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Objects used to form trumpets:

Template AT: Gelly-Roll gel pen lid, 3/8” diameter
Template BT: Copic Ciao marker, 7/8” diameter
Templates CT, DT, and ET: Aleene’s Tacky Glue bottle in the .66 oz “try me” size, 7/8” diameter.

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  1. Niki says:

    These are incredibly lovely!

  2. kimithy says:

    There is something so relaxing and peaceful about these paper flower tutorials for me. I absolutely love these :)

    1. I’m so glad to hear that!

  3. Posy+Rae says:

    AMAZING JOB KATE!!!!!! I have started making some daffodils but I can’t wait to try out some of your tips! The photos are incredible as well, they make me so happy and excited for spring!

  4. I really like the tutorial. Kate’s instructions are clear and her explanation is very thorough. The result is undoubtedly breathtaking.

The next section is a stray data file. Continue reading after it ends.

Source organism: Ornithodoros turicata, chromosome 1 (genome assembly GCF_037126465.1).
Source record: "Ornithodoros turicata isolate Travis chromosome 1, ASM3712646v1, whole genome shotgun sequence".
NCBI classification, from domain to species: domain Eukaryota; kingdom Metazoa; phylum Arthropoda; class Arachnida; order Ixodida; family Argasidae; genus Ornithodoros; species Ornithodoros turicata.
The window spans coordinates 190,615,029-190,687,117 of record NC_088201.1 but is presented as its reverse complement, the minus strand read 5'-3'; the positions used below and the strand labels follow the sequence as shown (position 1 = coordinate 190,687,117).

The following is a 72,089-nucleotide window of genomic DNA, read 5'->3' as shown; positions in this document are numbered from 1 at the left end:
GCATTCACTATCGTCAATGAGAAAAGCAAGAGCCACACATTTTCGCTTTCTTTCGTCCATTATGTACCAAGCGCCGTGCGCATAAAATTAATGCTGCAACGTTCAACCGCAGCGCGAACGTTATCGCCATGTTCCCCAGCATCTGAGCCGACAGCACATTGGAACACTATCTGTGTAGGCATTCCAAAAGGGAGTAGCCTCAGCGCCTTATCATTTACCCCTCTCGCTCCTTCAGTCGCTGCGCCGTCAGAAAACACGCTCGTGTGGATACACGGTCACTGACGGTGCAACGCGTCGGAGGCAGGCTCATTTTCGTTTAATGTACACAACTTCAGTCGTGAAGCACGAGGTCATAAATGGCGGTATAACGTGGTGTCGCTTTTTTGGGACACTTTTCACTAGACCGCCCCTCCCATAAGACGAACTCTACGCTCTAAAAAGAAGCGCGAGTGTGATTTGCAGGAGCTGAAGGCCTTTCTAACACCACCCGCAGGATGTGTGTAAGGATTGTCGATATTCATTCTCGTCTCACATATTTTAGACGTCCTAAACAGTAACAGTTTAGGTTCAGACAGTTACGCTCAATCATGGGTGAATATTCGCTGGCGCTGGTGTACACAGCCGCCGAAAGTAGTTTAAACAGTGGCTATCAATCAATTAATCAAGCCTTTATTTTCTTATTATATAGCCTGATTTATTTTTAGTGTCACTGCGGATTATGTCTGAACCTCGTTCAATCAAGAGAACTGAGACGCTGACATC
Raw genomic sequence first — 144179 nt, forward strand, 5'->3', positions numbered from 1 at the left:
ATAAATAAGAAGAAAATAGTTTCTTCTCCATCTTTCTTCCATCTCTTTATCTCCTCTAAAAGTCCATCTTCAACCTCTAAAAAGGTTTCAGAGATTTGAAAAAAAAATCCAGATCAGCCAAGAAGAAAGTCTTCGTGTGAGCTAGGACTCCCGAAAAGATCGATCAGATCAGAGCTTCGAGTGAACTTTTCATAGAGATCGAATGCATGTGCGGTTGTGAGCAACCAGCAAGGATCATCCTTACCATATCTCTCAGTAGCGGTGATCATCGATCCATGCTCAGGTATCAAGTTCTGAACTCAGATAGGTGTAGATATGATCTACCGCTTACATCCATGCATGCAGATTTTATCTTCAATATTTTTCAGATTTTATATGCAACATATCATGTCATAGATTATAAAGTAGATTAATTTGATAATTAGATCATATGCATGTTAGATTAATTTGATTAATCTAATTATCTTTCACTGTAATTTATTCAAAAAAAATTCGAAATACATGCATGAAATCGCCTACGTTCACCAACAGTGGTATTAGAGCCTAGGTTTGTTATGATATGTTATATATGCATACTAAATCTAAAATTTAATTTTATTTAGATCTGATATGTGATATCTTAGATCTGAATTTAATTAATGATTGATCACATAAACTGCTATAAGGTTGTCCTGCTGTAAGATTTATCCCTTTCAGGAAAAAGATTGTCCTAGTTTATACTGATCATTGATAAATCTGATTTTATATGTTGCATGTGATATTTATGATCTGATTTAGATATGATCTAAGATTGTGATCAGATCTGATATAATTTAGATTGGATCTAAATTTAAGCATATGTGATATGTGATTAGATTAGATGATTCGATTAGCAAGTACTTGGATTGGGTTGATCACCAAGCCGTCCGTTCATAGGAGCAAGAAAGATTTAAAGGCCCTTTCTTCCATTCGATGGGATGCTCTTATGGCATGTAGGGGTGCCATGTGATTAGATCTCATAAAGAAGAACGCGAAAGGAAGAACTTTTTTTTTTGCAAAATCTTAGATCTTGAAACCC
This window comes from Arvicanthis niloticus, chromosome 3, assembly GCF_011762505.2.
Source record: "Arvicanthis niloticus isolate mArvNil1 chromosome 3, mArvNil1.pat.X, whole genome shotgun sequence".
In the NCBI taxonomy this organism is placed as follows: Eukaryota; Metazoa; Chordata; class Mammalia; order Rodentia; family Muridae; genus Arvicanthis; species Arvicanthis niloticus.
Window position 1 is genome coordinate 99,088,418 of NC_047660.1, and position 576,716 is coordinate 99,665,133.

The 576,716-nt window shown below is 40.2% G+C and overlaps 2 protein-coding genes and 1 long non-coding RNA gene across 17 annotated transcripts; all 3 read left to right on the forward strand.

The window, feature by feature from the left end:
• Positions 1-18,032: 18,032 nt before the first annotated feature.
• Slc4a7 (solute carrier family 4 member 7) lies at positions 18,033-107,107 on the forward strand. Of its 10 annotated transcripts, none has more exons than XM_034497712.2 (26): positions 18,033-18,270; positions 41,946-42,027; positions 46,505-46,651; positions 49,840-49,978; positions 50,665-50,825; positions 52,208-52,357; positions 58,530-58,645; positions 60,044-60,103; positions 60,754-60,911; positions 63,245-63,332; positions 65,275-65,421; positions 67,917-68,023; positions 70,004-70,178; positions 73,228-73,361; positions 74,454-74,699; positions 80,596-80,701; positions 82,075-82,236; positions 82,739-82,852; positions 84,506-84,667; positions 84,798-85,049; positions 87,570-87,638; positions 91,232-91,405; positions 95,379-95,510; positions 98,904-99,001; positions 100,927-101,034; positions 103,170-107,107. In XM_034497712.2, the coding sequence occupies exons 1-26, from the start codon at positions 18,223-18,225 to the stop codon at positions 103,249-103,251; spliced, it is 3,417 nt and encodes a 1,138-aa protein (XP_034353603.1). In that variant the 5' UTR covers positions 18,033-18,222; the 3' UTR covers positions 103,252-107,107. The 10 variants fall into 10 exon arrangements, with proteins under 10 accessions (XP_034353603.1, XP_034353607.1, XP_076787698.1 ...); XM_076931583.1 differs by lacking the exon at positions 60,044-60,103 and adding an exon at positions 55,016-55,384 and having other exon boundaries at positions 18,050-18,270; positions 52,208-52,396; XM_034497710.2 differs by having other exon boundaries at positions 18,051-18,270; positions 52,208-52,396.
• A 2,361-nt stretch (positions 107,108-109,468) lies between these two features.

1. Thanks so much, Jen! That means a lot coming from an expert like you!

  5. Marissa T says:

    Kate I loved your Hellebore tutorial and this one is just as marvellous! I’ve just read through it and can’t wait to give it a try bright and early tomorrow!

  6. So realistic and so beautifully crafted – at first glance I had no idea these were made of paper. Brava!

    1. Thanks so much! A lot of the credit goes to Grace Kim’s wonderful photography!

  7. This brings back very happy (and old) memories of making crepe-paper flowers in grade school. I thought they were SO beautiful. And yours ARE beautiful.

  8. Karen says:

    For the petals, do you also use a variety of different weight crepe paper?

    1. Yes! I use fine, doublette, and heavy crepe for petals, but I stretch the heavy crepe all the way out and scrape it with my scissors to smooth the crinkly texture first.

  9. Alice C. says:

    These are absolutely stunning!! I love daffodils but I have never attempted them in paper. Definitely on my to do list though!

  10. Jackie says:

    I’d love to know where you buy your crepe paper? I have the hardest time finding the right paper for these projects…